• Puppeteer already offers functionality very similar to this in the form of an option to and . This is a re-implementation to watch for the number of active XHR requests without also needing to wait for a full page change, a common use-case for Single Page Apps.

waitForDom.toIdle()

  • Complex pages can take a few runs of the event loop to finish rendering, and this utility helps us determine when things have “gone quiet” without waiting for a specific element to show up. We use for this, and step through its implementation below.

waitForDom.toSettleActiveElement()

  • We’ve been tripped-up on occasion by third-party components messing about with focus/blur (or “cursor stealing” as we call it) after updating an input element, which gives the impression that is misbehaving. keeps track of the current focus, and the above function lets us know when it has stopped being updated for the specified time interval.

Some code! 👩‍💻

Let’s dissect one of these helpers…

Here’s :

Essentially, we’re racing in the returned :

After five seconds, will fire. Any DOM mutation will delay the call to by a half-second:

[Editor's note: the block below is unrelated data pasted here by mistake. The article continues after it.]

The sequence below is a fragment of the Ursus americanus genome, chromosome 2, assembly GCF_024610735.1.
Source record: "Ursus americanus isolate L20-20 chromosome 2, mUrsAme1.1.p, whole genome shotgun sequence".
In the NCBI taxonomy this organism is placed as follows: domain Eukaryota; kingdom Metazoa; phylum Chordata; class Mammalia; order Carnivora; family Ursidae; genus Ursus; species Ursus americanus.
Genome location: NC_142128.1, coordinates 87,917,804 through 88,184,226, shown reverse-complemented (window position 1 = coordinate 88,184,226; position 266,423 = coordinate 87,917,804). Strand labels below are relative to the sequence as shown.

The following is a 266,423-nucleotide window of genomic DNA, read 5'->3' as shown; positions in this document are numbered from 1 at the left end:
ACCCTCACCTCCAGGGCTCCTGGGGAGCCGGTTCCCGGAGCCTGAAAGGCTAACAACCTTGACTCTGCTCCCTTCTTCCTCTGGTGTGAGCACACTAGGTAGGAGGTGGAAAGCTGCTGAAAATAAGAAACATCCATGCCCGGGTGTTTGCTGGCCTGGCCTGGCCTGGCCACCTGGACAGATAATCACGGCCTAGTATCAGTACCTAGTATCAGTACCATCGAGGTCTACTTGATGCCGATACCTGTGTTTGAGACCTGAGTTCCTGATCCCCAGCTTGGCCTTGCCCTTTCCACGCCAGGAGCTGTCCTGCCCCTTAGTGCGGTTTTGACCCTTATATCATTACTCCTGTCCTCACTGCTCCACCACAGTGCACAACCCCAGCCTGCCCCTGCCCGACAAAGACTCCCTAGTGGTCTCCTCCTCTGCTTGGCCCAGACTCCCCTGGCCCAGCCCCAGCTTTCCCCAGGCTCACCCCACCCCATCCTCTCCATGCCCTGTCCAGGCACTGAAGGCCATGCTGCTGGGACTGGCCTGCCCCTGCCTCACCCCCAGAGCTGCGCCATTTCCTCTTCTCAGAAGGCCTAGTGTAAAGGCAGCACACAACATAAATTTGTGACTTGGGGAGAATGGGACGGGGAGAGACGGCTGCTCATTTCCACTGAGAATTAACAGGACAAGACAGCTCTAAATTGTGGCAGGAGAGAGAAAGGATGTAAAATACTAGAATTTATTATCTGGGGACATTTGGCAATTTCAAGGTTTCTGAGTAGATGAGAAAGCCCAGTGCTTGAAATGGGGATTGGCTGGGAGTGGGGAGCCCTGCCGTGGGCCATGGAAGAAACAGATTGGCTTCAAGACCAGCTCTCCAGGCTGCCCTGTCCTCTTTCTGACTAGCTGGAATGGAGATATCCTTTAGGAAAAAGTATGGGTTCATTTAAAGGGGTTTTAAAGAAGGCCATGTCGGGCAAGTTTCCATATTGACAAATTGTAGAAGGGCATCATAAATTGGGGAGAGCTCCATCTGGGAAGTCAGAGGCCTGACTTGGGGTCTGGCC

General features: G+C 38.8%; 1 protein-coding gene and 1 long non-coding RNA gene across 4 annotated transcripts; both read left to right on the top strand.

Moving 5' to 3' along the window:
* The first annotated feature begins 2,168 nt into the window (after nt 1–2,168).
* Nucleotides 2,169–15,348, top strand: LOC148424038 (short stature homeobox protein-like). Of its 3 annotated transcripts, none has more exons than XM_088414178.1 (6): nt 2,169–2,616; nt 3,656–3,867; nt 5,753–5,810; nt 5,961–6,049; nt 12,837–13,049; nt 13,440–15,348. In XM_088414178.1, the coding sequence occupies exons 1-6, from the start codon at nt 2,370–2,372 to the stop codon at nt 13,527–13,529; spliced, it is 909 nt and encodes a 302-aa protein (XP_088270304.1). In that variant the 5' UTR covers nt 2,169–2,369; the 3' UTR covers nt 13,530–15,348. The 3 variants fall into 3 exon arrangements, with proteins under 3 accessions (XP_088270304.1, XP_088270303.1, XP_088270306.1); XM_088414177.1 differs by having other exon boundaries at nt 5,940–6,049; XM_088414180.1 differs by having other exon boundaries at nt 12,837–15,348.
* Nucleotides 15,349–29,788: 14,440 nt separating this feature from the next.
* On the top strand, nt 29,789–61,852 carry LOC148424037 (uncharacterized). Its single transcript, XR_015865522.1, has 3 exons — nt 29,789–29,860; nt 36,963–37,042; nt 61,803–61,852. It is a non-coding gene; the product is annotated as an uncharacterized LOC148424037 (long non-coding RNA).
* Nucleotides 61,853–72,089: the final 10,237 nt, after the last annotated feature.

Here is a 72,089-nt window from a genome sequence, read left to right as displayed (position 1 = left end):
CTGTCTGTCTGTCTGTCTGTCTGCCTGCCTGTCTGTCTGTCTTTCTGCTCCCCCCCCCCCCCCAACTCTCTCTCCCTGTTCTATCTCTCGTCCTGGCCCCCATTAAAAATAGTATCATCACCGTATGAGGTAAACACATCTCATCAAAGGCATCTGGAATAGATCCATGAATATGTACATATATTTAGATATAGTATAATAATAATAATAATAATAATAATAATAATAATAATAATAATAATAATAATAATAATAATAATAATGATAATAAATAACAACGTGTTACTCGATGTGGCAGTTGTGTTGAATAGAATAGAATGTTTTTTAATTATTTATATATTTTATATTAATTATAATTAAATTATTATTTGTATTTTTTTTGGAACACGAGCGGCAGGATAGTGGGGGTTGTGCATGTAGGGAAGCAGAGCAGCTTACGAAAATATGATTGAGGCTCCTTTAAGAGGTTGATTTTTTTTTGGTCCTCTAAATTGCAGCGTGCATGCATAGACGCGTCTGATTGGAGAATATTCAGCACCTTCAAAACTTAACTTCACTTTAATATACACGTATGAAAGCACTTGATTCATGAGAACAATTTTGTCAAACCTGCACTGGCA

We have a few helpers in the code we posted above, with one for the debouncing functionality that “pushes back” the call to if needed:

  1. seconds()
  2. makePromise()
  3. makeDebouncer()
  4. runAfterMutation()
  5. promise.finally(…)

Let’s add these back in as we rewrite :

1: seconds()

Starting small, instead of individual function arguments we’re using the props/destructuring pattern to make the call more readable, for example:

We also have a function that makes “5000” more obviously read as “5 seconds”. It’s not much, but it makes our lives easier while debugging. :)

2: makePromise()

To help guard against excessive “nesting” in our constructors, the above helper returns an unsettled promise along with its methods.